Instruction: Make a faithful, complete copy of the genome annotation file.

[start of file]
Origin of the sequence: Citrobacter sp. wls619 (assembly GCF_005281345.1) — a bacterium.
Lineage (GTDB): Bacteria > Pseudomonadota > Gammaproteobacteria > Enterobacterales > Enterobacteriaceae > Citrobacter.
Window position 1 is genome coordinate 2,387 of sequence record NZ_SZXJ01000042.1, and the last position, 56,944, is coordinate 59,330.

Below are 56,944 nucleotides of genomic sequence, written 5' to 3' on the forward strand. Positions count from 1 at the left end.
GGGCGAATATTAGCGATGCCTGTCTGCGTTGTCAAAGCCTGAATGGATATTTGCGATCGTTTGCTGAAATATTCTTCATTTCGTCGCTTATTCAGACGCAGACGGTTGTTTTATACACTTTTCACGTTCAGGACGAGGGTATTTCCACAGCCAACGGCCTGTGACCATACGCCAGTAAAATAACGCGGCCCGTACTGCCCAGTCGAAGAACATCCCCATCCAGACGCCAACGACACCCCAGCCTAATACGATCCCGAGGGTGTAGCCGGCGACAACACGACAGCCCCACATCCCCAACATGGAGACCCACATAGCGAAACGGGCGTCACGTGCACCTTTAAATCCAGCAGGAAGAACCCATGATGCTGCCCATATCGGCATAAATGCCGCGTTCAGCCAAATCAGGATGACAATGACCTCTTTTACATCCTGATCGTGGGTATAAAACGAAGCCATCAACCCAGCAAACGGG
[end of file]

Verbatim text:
Origin of the sequence: Citrobacter sp. wls619 (assembly GCF_005281345.1) — a bacterium.
Lineage (GTDB): Bacteria > Pseudomonadota > Gammaproteobacteria > Enterobacterales > Enterobacteriaceae > Citrobacter.
Window position 1 is genome coordinate 2,387 of sequence record NZ_SZXJ01000042.1, and the last position, 56,944, is coordinate 59,330.

Below are 56,944 nucleotides of genomic sequence, written 5' to 3' on the forward strand. Positions count from 1 at the left end.
GGGCGAATATTAGCGATGCCTGTCTGCGTTGTCAAAGCCTGAATGGATATTTGCGATCGTTTGCTGAAATATTCTTCATTTCGTCGCTTATTCAGACGCAGACGGTTGTTTTATACACTTTTCACGTTCAGGACGAGGGTATTTCCACAGCCAACGGCCTGTGACCATACGCCAGTAAAATAACGCGGCCCGTACTGCCCAGTCGAAGAACATCCCCATCCAGACGCCAACGACACCCCAGCCTAATACGATCCCGAGGGTGTAGCCGGCGACAACACGACAGCCCCACATCCCCAACATGGAGACCCACATAGCGAAACGGGCGTCACGTGCACCTTTAAATCCAGCAGGAAGAACCCATGATGCTGCCCATATCGGCATAAATGCCGCGTTCAGCCAAATCAGGATGACAATGACCTCTTTTACATCCTGATCGTGGGTATAAAACGAAGCCATCAACCCAGCAAACGGG